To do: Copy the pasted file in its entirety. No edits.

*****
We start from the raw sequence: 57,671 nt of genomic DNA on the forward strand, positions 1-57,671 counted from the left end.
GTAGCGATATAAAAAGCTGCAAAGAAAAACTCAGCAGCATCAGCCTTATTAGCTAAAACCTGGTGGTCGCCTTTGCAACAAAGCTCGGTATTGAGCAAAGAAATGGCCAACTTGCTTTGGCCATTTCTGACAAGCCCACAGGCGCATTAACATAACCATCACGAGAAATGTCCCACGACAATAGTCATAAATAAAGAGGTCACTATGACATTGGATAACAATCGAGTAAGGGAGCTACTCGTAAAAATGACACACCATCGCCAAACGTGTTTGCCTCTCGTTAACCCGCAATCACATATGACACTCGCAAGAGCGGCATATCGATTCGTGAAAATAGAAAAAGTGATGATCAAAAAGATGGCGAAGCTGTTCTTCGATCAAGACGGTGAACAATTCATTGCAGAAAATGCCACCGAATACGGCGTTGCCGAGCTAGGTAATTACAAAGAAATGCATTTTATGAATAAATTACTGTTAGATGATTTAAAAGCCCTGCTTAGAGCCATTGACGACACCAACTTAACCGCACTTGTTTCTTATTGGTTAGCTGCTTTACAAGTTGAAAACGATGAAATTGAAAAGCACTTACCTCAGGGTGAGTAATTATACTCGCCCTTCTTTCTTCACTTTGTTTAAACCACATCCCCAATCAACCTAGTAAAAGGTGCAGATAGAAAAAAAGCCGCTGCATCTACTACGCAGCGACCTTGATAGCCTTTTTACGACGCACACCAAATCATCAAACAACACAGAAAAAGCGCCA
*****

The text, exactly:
We start from the raw sequence: 57,671 nt of genomic DNA on the forward strand, positions 1-57,671 counted from the left end.
GTAGCGATATAAAAAGCTGCAAAGAAAAACTCAGCAGCATCAGCCTTATTAGCTAAAACCTGGTGGTCGCCTTTGCAACAAAGCTCGGTATTGAGCAAAGAAATGGCCAACTTGCTTTGGCCATTTCTGACAAGCCCACAGGCGCATTAACATAACCATCACGAGAAATGTCCCACGACAATAGTCATAAATAAAGAGGTCACTATGACATTGGATAACAATCGAGTAAGGGAGCTACTCGTAAAAATGACACACCATCGCCAAACGTGTTTGCCTCTCGTTAACCCGCAATCACATATGACACTCGCAAGAGCGGCATATCGATTCGTGAAAATAGAAAAAGTGATGATCAAAAAGATGGCGAAGCTGTTCTTCGATCAAGACGGTGAACAATTCATTGCAGAAAATGCCACCGAATACGGCGTTGCCGAGCTAGGTAATTACAAAGAAATGCATTTTATGAATAAATTACTGTTAGATGATTTAAAAGCCCTGCTTAGAGCCATTGACGACACCAACTTAACCGCACTTGTTTCTTATTGGTTAGCTGCTTTACAAGTTGAAAACGATGAAATTGAAAAGCACTTACCTCAGGGTGAGTAATTATACTCGCCCTTCTTTCTTCACTTTGTTTAAACCACATCCCCAATCAACCTAGTAAAAGGTGCAGATAGAAAAAAAGCCGCTGCATCTACTACGCAGCGACCTTGATAGCCTTTTTACGACGCACACCAAATCATCAAACAACACAGAAAAAGCGCCA